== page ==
What Is a Durable Power of Attorney in Maryland?

Although it may be difficult to think about, there may be a time when you cannot act on your own behalf, and instead, you may need a trusted loved one to act for you. This can be due to incapacitation, leaving the state or country for an extended period, or otherwise. But regardless, for this reason, you must consider creating a power of attorney. Continue reading to learn the benefits of a durable power of attorney and how one of our experienced attorneys at our Montgomery County power of attorney law firm, JDKaztz, PC, can work on your behalf in executing one.

What is a power of attorney?

Put simply, a power of attorney is a legal document that will allow you, also known as a principal, to allow a trusted individual, also known as an agent, to act on your behalf. That is, it is a written authorization for your agent to act on your behalf in a variety of matters, such as in health, financial, legal, business, or otherwise private affairs.

What is a durable power of attorney?

There are different types of powers of attorney that are recognized by the state of Maryland, with one of them being a durable power of attorney. This option will allow your agent to make decisions for you if you become incapacitated. More specifically, you will grant them access to making your health care decisions based on the wishes you stated in the document. For example, your agent can give the final say on whether life-sustaining procedures should be provided or withheld.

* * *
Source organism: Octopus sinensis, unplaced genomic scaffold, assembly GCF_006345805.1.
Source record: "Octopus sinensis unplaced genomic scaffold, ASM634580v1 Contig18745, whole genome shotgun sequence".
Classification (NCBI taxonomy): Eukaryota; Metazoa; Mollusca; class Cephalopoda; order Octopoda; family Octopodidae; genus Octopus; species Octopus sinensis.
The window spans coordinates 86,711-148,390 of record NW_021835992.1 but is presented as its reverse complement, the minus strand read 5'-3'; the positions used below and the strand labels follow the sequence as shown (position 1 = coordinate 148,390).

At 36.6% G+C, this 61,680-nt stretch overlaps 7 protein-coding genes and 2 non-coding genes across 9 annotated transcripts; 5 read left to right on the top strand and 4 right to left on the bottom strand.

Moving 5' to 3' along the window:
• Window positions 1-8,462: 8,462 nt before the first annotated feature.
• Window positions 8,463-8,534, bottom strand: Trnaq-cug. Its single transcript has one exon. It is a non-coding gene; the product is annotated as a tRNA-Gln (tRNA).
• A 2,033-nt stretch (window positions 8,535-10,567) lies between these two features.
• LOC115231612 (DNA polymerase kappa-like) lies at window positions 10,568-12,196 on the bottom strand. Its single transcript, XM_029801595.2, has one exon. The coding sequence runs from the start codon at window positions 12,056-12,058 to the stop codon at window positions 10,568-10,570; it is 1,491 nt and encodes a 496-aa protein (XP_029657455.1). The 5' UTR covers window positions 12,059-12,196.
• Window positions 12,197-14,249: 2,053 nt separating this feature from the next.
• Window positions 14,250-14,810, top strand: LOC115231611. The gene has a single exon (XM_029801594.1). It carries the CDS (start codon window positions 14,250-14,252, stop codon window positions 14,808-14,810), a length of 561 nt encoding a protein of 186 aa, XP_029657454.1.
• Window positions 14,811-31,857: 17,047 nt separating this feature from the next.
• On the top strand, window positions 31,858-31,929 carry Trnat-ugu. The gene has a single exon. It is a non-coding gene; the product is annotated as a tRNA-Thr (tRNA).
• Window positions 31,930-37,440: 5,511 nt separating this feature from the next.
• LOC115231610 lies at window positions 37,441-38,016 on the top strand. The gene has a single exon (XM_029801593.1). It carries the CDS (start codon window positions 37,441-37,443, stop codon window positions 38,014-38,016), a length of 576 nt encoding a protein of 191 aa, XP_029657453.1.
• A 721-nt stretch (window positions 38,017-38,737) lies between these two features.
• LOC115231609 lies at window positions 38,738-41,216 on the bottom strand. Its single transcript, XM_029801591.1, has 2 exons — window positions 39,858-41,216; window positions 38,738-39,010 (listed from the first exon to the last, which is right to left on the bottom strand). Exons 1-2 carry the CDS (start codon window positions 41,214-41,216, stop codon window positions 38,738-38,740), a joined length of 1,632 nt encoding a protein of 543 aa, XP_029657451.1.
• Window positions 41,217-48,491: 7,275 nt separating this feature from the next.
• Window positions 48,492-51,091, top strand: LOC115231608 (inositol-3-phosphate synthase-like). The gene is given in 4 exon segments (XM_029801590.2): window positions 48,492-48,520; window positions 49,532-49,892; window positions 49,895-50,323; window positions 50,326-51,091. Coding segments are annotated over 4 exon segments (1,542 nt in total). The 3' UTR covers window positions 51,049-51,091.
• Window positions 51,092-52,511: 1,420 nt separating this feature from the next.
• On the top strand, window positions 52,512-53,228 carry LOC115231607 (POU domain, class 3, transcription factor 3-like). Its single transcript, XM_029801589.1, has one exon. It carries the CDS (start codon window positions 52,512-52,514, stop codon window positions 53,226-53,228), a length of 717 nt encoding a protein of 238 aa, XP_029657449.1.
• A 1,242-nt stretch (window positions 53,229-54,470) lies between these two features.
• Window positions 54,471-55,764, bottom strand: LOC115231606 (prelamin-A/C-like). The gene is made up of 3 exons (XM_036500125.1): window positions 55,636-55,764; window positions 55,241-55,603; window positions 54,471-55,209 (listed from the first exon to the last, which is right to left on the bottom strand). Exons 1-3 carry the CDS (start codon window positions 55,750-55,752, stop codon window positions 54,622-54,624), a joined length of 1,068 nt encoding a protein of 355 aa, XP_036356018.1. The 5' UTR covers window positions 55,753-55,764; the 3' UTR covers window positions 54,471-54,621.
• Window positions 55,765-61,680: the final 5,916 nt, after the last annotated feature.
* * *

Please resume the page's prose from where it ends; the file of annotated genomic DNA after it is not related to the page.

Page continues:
What is considered an enforceable durable power of attorney?

A durable power of attorney is only enforceable if it aligns with certain terms and conditions. They read as follows:

  • This is a voluntary delegation of authority by you, the principal, to the agent.
  • This is dated and in writing.
  • This is signed by you or at your express direction.
  • This is supported by two present witnesses.
  • This is effective when a physician certifies in writing that you are incapable of making an informed decision within two hours of its certification.
  • This is communicated to a physician who will make it part of your medical records.

On the other hand, a durable power of attorney is revocable if any of the following occur:

  • A revocation is signed and dated in writing.
  • A revocation is given as an oral statement to a physician.
  • A subsequent directive has been executed.

If you would like to get started on enforcing your durable power of attorney, we recommend that you retain the services of a skilled Montgomery County elder law attorney as immediately as possible.

Contact our experienced Maryland firm

Our firm has experience with matters of estates & elder law, business law, tax law, and litigation. Contact JD Katz, PC today for assistance.